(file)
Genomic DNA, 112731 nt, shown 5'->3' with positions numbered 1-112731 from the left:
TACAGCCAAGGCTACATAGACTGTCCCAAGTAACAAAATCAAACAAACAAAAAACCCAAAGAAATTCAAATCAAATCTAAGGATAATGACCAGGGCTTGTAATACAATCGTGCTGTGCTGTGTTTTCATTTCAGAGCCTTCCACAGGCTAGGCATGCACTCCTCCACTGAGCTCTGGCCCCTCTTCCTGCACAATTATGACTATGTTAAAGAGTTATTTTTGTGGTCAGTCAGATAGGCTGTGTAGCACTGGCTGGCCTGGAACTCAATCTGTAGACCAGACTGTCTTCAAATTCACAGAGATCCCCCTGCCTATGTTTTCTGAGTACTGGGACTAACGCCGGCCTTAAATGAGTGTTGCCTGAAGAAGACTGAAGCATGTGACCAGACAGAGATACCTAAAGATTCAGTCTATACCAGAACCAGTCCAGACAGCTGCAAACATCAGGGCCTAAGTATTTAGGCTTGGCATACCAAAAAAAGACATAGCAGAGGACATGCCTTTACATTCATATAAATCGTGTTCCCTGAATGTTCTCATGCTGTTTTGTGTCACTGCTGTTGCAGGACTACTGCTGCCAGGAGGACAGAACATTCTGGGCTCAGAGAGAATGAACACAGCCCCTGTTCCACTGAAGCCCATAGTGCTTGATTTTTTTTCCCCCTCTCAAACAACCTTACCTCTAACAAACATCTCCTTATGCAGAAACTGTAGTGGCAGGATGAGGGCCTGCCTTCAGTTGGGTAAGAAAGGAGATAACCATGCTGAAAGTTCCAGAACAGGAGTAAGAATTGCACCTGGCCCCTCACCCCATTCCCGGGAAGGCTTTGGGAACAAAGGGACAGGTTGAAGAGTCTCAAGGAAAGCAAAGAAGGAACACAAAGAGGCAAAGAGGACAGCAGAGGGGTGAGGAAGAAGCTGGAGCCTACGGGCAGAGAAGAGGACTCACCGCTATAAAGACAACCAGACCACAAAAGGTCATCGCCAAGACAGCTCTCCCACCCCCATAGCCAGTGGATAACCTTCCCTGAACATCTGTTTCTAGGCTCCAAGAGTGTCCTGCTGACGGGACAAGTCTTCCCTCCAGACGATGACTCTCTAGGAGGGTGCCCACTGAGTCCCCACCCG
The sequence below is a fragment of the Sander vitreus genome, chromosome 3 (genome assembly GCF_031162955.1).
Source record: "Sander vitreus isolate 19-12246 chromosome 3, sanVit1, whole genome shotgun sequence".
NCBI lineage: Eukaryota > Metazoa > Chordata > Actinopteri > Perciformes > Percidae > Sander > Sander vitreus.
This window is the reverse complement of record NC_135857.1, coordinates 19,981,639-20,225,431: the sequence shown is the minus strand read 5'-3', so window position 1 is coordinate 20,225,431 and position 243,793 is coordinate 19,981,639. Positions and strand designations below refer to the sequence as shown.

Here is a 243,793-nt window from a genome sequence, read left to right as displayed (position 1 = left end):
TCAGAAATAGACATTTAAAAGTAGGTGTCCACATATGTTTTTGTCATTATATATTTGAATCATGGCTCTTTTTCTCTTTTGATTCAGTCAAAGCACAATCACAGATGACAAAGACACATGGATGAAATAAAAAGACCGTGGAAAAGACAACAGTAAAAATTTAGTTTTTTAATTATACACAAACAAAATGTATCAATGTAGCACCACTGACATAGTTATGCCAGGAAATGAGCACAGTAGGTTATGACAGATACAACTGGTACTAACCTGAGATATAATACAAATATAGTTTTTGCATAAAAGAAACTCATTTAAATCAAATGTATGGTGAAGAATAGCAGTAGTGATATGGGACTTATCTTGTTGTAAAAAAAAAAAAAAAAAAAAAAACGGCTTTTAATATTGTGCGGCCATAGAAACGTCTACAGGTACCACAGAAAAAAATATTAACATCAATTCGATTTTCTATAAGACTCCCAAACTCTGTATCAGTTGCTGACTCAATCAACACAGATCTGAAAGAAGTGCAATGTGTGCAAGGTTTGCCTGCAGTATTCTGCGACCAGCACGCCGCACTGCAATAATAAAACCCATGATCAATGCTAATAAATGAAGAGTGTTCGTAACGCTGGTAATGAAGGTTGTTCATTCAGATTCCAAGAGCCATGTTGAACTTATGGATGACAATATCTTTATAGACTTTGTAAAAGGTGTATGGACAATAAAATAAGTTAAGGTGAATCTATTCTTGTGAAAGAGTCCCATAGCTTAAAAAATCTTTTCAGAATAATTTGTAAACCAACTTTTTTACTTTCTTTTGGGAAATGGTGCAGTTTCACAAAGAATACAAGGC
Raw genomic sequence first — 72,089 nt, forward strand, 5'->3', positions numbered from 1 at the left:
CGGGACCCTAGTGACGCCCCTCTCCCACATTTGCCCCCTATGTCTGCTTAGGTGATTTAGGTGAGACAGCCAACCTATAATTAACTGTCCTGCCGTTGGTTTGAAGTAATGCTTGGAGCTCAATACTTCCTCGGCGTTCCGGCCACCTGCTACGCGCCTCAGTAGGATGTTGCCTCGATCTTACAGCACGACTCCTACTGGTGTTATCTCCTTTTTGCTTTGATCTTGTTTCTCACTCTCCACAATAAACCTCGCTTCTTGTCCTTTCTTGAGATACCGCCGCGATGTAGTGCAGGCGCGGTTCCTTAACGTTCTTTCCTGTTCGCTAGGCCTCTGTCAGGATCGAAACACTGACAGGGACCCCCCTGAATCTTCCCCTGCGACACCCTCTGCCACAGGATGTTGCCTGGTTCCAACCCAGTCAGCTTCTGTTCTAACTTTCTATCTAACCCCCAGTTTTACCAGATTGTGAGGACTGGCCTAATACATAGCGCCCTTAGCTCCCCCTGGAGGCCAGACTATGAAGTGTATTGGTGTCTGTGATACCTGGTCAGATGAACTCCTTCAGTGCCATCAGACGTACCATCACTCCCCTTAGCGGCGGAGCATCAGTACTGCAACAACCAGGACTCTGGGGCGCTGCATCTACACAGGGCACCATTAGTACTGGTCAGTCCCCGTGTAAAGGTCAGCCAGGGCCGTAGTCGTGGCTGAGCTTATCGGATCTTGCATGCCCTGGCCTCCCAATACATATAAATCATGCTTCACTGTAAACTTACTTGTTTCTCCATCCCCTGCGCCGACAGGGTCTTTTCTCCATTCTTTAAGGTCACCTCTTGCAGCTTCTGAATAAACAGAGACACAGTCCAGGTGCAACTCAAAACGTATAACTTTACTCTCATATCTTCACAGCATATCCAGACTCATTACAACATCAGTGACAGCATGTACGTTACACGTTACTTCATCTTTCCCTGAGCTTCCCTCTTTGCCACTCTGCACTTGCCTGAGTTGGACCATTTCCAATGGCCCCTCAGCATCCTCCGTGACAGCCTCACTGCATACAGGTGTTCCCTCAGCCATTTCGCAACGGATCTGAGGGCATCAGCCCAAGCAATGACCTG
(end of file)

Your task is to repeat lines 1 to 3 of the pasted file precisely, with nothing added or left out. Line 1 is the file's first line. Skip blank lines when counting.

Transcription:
Genomic DNA, 112731 nt, shown 5'->3' with positions numbered 1-112731 from the left:
TACAGCCAAGGCTACATAGACTGTCCCAAGTAACAAAATCAAACAAACAAAAAACCCAAAGAAATTCAAATCAAATCTAAGGATAATGACCAGGGCTTGTAATACAATCGTGCTGTGCTGTGTTTTCATTTCAGAGCCTTCCACAGGCTAGGCATGCACTCCTCCACTGAGCTCTGGCCCCTCTTCCTGCACAATTATGACTATGTTAAAGAGTTATTTTTGTGGTCAGTCAGATAGGCTGTGTAGCACTGGCTGGCCTGGAACTCAATCTGTAGACCAGACTGTCTTCAAATTCACAGAGATCCCCCTGCCTATGTTTTCTGAGTACTGGGACTAACGCCGGCCTTAAATGAGTGTTGCCTGAAGAAGACTGAAGCATGTGACCAGACAGAGATACCTAAAGATTCAGTCTATACCAGAACCAGTCCAGACAGCTGCAAACATCAGGGCCTAAGTATTTAGGCTTGGCATACCAAAAAAAGACATAGCAGAGGACATGCCTTTACATTCATATAAATCGTGTTCCCTGAATGTTCTCATGCTGTTTTGTGTCACTGCTGTTGCAGGACTACTGCTGCCAGGAGGACAGAACATTCTGGGCTCAGAGAGAATGAACACAGCCCCTGTTCCACTGAAGCCCATAGTGCTTGATTTTTTTTCCCCCTCTCAAACAACCTTACCTCTAACAAACATCTCCTTATGCAGAAACTGTAGTGGCAGGATGAGGGCCTGCCTTCAGTTGGGTAAGAAAGGAGATAACCATGCTGAAAGTTCCAGAACAGGAGTAAGAATTGCACCTGGCCCCTCACCCCATTCCCGGGAAGGCTTTGGGAACAAAGGGACAGGTTGAAGAGTCTCAAGGAAAGCAAAGAAGGAACACAAAGAGGCAAAGAGGACAGCAGAGGGGTGAGGAAGAAGCTGGAGCCTACGGGCAGAGAAGAGGACTCACCGCTATAAAGACAACCAGACCACAAAAGGTCATCGCCAAGACAGCTCTCCCACCCCCATAGCCAGTGGATAACCTTCCCTGAACATCTGTTTCTAGGCTCCAAGAGTGTCCTGCTGACGGGACAAGTCTTCCCTCCAGACGATGACTCTCTAGGAGGGTGCCCACTGAGTCCCCACCCG
The sequence below is a fragment of the Sander vitreus genome, chromosome 3 (genome assembly GCF_031162955.1).